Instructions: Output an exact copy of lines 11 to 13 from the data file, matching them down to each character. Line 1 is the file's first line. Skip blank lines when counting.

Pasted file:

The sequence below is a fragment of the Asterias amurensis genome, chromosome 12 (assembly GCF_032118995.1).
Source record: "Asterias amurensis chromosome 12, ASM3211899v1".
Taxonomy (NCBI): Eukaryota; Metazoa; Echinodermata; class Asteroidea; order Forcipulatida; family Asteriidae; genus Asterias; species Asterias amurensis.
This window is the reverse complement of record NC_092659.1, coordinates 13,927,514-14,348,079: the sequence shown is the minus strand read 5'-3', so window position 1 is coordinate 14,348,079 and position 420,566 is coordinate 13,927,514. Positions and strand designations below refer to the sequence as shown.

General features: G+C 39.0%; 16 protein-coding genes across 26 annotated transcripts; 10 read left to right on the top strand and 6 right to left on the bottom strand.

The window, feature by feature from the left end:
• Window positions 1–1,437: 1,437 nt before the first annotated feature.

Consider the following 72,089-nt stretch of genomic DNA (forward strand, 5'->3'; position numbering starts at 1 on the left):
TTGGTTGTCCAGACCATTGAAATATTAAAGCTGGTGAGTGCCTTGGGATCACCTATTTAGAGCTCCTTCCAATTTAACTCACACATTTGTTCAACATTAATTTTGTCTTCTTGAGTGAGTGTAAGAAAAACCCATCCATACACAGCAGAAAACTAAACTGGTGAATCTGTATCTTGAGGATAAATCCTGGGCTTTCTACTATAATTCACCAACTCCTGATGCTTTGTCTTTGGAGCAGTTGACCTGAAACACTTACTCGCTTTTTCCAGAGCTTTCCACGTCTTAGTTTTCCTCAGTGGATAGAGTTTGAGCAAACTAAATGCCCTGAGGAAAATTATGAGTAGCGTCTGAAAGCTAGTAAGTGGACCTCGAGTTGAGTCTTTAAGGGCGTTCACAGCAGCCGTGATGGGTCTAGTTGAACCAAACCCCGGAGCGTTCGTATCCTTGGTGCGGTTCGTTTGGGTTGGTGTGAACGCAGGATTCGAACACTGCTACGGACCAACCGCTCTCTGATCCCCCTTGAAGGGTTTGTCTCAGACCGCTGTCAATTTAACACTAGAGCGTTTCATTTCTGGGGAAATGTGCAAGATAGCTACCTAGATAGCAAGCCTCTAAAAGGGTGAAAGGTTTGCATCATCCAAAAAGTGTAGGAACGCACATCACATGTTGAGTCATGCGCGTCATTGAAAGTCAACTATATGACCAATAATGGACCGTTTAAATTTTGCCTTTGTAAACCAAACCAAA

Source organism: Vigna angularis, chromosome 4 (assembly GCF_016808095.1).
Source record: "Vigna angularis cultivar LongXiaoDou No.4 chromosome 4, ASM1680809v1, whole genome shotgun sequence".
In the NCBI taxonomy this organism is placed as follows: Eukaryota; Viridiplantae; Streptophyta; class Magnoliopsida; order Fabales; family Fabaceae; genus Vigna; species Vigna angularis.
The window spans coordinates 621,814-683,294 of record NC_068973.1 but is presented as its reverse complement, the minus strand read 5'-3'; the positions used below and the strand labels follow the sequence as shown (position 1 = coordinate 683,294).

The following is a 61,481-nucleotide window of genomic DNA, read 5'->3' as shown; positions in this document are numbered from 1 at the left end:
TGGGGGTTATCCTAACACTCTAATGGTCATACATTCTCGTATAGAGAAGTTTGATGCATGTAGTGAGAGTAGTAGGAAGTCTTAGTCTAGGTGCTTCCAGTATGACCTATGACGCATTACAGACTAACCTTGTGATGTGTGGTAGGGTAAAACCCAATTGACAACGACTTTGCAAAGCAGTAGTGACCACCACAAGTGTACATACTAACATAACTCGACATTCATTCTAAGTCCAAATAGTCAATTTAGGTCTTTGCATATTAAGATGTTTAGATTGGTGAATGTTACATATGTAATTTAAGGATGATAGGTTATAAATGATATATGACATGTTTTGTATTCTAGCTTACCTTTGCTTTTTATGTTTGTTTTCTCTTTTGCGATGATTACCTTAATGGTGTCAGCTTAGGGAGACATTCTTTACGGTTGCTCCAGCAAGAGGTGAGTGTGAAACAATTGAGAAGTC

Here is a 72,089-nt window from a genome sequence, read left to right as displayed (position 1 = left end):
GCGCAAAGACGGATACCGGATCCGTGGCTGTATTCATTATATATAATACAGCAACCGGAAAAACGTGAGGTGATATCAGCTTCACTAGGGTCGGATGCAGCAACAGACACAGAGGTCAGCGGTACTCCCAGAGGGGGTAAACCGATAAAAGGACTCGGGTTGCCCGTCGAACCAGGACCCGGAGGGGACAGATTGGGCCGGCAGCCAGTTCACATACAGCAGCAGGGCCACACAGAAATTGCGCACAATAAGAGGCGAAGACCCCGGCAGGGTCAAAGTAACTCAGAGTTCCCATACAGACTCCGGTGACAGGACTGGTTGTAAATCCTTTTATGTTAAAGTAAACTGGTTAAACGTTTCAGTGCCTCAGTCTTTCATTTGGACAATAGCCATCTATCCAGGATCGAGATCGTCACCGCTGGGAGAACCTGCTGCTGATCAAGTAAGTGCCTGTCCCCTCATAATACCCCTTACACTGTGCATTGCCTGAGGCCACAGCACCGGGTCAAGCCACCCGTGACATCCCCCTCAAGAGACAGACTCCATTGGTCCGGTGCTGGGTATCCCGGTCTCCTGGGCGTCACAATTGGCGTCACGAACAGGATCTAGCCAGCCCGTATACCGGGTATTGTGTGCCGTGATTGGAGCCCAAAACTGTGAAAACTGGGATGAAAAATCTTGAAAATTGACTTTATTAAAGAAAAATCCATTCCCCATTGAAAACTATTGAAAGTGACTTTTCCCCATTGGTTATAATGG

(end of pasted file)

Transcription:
Source record: "Vigna angularis cultivar LongXiaoDou No.4 chromosome 4, ASM1680809v1, whole genome shotgun sequence".
In the NCBI taxonomy this organism is placed as follows: Eukaryota; Viridiplantae; Streptophyta; class Magnoliopsida; order Fabales; family Fabaceae; genus Vigna; species Vigna angularis.
The window spans coordinates 621,814-683,294 of record NC_068973.1 but is presented as its reverse complement, the minus strand read 5'-3'; the positions used below and the strand labels follow the sequence as shown (position 1 = coordinate 683,294).